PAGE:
Luke Cage, keeping it realer than most

March 12th, 2014 Posted by david brothers

Richard Corben - Cage - fence

Richard Corben, Brian Azzarello, Jose Villarubia. CAGE, 2002.

I re-read this one the other week. It’s one of the comics I got way back when I was getting back into comics, and was probably one of my first Corben comics, too. I hadn’t read it in years, and I’ve been thinking about it a lot since I re-read it. It looks like the last edition debuted in 2002, and the series hasn’t been re-packaged since, which is a shame. The intro to the hardcover, written by Darius Jones, is called “Straight-up Real Nigga,” something I can’t imagine Marvel ever associating with Cage in the here-and-now, but also an idea I’d love to see the character actually be able to deal with in the comics themselves.

Corben and colorist Villarubia put in work on this page, and it’s probably my favorite image of the character. There’s no tiara, no yellow shirt, nothing that screams “This is Luke Cage!”, but it’s still signifying nonetheless. You get the sense that he’s dangerous, he’s mad, and he’s invincible. You can hurt him, you can knock him down, but you don’t get to win. That background Villarubia threw behind him in panel 4 is great, a bloody sunset that follows in Cage’s wake.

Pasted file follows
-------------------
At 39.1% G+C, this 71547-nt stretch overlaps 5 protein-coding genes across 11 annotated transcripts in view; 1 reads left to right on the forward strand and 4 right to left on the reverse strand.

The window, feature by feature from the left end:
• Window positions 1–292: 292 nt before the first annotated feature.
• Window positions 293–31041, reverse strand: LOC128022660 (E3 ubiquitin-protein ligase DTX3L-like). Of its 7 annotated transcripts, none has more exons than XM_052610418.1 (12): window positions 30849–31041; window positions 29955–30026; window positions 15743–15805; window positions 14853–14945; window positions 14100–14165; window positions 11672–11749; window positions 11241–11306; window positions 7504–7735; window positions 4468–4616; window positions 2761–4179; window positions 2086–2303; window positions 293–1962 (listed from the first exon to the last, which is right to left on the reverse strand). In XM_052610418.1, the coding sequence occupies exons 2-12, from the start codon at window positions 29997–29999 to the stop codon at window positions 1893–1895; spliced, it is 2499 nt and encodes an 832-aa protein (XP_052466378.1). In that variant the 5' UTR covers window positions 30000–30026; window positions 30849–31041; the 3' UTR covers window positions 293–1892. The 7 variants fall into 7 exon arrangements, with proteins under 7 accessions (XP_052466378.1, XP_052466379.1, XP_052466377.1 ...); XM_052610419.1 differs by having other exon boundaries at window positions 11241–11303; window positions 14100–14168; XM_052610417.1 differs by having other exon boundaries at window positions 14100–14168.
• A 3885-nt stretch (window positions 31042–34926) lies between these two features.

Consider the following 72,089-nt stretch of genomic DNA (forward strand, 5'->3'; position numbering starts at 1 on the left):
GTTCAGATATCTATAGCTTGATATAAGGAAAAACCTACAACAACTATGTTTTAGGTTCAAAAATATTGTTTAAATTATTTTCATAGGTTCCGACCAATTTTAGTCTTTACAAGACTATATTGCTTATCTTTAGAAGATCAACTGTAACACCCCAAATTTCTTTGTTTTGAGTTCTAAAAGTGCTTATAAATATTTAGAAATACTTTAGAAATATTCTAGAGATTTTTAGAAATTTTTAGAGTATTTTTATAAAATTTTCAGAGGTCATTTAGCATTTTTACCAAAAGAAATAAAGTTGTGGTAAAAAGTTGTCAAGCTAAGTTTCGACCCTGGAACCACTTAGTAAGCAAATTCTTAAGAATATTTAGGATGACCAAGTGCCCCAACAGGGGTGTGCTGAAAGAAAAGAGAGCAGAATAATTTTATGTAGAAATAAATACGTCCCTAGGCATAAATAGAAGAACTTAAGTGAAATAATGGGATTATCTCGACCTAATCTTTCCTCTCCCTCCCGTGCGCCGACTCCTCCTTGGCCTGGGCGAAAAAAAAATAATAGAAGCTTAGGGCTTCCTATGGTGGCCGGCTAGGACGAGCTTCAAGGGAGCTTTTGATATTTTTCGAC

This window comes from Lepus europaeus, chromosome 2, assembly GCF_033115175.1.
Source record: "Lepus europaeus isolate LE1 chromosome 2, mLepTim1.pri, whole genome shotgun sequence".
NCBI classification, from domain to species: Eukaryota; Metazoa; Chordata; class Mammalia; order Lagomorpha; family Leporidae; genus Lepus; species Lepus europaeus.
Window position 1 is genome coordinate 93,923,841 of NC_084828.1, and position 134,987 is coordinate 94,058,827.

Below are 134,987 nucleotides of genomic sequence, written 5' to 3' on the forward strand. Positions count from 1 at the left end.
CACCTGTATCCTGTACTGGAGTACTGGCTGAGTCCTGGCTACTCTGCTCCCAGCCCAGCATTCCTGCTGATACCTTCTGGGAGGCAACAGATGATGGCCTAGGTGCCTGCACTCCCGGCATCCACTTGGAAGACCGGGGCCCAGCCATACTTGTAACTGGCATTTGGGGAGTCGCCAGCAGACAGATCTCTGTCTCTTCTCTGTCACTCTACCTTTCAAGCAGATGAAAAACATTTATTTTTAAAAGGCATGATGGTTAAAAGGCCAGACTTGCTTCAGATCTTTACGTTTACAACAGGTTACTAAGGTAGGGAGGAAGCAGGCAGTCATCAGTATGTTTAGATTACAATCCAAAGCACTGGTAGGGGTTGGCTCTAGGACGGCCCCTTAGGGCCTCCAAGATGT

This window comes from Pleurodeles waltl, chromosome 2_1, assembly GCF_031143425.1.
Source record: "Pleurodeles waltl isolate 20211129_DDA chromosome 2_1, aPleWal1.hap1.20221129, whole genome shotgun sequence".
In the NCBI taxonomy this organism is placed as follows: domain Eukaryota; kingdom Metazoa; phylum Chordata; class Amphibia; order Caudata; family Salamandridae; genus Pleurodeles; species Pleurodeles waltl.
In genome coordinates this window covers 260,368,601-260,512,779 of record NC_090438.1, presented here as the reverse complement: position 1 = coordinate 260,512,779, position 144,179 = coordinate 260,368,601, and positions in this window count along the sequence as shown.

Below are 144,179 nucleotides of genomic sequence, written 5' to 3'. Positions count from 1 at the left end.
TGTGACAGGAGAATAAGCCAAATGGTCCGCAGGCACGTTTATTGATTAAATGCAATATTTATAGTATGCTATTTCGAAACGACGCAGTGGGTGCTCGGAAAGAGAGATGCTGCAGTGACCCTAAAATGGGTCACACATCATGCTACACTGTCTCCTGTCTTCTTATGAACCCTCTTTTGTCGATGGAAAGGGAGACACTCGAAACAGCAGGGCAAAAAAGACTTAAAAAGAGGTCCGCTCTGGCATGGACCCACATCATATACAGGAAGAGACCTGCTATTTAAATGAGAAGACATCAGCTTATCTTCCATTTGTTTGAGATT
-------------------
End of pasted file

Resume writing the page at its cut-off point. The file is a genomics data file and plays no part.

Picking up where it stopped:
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On Emma Rios and Osborn

April 11th, 2011 Posted by david brothers

From Osborn 3, words by Kelly Sue DeConnick, art by Emma Rios, color art by José Villarubia:

There’s a lot to like here. Rios’s art is looser, messier than it was on Hexed and Strange. Villarubia’s colors really work, too, with that orange and purple putting me in mind of Frazer Irving and early ’90s X-Men comics simultaneously.

What’s crucial for me is how she’s showing speed and, to a lesser extent maybe, impacts. Those thick, chunky lines are nice, but I like how she’s restricting the speed lines to certain parts of the body–blondie’s arms and body are a blur of lines and motion, while his face is fairly still in comparison. His tattoos are distinct, but look at his waist. All blur.

And again on page 2, where Norman Osborn delivers what’s basically a 2011-era Kirby Punch. Blondie’s gone flying, dominating the panel, but he’s still in motion. Osborn’s the one with the blur now.

This is nice work. Love that pose on Osborn on page 3, too. Here’s a preview of Hexed.

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